We turn off the highway and stop at a small cluster of tents and metal ship containers.
There are camels decked out for the tourists and a falcon standing on his perch. By now the sky begins to lighten and casts a gray monochrome over everything.

As Amir deflates the tires for driving through the dunes, I notice men sleeping behind one of the metal containers, while others have begun to move about to brush their teeth or make tea.

We are in a unique part of the Qatari peninsula, just north of Saudi Arabia, where rolling sand dunes surround an inlet of the Persian Gulf. Because it’s a weekday, we are the only people driving over the undulating landscape, dotted with vacant weekend trailers.


Amir speeds up the first dune and rides along the ridge before we take our first stomach lurching vertical plunge. Dune bashing, as it’s called, is a roller-coaster-like ride over the dunes, some as high as 40 meters. As we speed up and down, the sand whips at the windows making Amir have to use the windshield wipers to see.


The car maneuvers like an alpine skier. Sarah and I both laugh each time Amir takes a micro-pause at the crest of the dune before we plummet. He is genuinely amused too, even though he has driven this course thousands of times.

When the sun begins to rise, the pinks and oranges give an entirely new definition to the desert. The sky has an apricot glow, and the Persian Gulf comes into focus. Amir parks the car and we get out. The wind covers our faces with a fine, gritty film. We are the only people in view, surrounded by an endless horizon in all directions.



Sarah and I have been in Qatar for less than twelve hours, bouncing from the edge of modernity to this tranquil, yet desolate, natural beauty. Even as I recount in my head each decision that planted me here on the other side of the globe, this perfect moment seems dreamlike and improbable.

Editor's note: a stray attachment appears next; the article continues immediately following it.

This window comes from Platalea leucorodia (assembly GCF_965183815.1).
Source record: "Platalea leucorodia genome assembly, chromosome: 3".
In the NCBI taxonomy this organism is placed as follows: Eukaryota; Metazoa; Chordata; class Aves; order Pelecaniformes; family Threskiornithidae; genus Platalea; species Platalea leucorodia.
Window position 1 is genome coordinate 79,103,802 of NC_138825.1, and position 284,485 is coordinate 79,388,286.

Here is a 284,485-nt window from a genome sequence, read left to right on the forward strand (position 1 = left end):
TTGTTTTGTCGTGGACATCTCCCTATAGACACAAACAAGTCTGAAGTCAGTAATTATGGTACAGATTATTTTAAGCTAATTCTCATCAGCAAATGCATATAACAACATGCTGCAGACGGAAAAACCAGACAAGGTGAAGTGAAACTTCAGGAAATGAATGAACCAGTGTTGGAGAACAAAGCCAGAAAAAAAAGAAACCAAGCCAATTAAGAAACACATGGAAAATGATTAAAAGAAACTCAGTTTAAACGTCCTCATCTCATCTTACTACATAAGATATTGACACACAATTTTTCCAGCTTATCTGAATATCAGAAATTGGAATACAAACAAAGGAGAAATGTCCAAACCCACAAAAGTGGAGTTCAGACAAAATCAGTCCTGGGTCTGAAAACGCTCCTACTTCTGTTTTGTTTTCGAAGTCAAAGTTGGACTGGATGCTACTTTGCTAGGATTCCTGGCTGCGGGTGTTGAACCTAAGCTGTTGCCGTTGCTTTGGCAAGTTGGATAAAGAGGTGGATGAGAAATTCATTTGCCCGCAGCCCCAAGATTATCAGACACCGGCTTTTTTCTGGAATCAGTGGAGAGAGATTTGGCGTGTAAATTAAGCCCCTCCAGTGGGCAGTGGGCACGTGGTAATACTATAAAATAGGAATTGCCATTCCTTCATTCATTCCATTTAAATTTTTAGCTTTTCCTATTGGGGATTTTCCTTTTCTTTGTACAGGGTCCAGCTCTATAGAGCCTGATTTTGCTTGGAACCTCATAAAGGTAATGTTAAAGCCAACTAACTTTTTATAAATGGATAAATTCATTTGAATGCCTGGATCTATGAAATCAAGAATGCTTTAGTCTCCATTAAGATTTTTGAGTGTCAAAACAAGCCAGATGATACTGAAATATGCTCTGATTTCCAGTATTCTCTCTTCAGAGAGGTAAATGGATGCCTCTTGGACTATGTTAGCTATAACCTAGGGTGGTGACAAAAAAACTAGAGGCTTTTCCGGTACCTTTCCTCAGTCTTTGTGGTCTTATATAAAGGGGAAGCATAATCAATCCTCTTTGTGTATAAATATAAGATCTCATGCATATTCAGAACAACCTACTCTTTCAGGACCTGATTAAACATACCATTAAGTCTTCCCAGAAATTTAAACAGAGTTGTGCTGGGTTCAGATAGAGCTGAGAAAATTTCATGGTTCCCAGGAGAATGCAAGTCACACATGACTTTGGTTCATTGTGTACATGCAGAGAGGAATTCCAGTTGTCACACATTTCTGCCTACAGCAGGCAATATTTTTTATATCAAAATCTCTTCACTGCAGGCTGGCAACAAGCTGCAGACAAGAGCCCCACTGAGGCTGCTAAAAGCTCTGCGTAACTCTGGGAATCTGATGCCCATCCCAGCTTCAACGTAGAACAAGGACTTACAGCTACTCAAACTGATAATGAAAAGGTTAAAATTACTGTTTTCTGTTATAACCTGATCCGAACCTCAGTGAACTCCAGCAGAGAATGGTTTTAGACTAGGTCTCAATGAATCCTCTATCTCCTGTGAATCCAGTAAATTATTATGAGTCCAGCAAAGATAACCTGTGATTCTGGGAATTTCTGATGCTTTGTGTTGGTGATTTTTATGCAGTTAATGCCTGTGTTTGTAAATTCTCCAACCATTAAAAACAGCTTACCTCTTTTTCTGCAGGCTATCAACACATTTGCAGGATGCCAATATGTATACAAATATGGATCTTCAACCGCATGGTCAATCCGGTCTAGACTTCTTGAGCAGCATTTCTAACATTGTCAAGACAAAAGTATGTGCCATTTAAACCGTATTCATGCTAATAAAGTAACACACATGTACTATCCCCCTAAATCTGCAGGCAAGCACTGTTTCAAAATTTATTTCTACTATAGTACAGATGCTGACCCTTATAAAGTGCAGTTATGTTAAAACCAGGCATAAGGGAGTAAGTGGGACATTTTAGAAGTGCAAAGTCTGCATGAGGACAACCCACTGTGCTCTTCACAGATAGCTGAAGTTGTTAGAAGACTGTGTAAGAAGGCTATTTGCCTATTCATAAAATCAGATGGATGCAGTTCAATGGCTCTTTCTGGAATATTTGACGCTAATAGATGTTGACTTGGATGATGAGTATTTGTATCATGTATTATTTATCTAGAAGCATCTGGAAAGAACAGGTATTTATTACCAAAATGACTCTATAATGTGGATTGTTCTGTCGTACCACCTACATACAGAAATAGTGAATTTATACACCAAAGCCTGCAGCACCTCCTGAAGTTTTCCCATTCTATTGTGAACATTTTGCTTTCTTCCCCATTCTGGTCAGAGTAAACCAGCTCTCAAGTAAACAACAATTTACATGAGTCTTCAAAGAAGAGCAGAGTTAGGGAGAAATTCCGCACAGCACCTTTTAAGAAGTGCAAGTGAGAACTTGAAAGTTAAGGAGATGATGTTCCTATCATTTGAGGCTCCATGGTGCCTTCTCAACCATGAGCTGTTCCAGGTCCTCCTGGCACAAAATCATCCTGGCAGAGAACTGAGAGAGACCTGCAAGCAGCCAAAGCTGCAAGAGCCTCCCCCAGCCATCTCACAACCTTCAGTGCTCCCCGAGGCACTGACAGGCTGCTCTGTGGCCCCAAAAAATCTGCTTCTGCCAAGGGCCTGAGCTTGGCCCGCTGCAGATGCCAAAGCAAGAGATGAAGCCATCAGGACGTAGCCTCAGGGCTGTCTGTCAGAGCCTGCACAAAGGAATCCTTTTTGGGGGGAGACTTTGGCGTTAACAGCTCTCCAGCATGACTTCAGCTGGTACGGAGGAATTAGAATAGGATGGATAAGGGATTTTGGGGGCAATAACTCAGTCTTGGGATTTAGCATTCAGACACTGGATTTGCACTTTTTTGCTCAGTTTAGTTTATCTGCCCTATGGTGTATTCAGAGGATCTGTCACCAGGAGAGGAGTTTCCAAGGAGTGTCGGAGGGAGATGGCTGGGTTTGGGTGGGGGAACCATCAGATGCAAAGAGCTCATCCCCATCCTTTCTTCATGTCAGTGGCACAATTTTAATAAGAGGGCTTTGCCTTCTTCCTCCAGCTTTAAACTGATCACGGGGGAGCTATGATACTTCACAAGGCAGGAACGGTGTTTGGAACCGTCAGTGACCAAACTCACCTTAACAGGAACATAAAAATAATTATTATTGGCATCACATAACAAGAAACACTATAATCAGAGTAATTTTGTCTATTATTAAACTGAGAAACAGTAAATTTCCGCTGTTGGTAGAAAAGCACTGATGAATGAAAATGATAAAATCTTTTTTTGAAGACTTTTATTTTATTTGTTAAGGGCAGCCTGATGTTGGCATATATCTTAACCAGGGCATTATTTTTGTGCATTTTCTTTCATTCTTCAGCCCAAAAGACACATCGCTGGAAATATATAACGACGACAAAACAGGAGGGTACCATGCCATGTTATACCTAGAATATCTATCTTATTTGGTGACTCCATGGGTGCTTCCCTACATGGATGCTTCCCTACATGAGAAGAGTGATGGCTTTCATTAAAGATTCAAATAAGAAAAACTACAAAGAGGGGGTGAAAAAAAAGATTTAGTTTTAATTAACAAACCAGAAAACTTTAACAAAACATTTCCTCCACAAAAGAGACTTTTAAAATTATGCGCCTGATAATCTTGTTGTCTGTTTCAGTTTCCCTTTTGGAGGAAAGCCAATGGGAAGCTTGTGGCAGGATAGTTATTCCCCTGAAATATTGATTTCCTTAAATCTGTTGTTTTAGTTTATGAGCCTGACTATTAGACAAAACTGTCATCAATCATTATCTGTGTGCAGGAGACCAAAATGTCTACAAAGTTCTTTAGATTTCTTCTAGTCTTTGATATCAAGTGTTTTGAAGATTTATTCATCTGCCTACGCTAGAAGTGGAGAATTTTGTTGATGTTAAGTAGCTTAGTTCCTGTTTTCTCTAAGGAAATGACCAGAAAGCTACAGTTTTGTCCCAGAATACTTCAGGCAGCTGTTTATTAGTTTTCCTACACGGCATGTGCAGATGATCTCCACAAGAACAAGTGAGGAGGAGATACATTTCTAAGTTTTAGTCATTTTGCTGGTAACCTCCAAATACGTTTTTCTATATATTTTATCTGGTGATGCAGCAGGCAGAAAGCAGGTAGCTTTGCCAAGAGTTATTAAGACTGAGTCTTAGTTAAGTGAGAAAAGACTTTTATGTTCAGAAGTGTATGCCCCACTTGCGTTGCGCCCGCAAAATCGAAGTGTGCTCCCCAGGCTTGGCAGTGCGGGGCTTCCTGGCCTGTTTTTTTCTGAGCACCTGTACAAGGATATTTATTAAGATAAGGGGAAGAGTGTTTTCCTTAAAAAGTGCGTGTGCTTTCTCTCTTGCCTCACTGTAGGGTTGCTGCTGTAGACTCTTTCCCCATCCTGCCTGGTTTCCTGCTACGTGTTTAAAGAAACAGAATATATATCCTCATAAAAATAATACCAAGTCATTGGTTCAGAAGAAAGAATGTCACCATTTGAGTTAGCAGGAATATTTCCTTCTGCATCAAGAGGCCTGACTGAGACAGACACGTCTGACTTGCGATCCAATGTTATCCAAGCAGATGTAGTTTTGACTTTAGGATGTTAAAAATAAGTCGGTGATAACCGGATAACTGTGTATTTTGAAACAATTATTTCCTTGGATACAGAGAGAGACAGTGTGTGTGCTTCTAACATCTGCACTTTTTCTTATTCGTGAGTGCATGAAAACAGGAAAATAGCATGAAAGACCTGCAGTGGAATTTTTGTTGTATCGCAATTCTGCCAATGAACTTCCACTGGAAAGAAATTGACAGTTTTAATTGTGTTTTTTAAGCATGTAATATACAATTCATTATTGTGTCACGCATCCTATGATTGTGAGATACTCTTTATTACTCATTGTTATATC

I am comforted by my smallness against the vast expanse and relieved at being temporarily untethered from the life that defines me at home. It must be for this feeling, that Qataris flock to the desert; escaping from the intensity and excesses of Doha to this embracing stillness.

img_0176 2

Before we can drive on paved roads again, we stop at the tire filling station at the edge of the desert. Two men appear out of nowhere and inflate the tires. Amir hands them a couple of coins, and we are off.

On our way back to the city, Amir’s mood shifts. He is all business as he instructs us on how to write his review for Trip Advisor. I had forgotten that our camaraderie is transactional.

Sarah and I show him our posts, and he relaxes back into his previous, easy demeanor.

When we reach our hotel, Amir makes one last reference to his queen, but his attention is already on the family he is meeting later in the afternoon.

As Sarah and I Uber back to the airport to catch our flight to Nepal, I think of the family that Amir will soon bring out into the desert.

They have no idea how beautiful it is yet.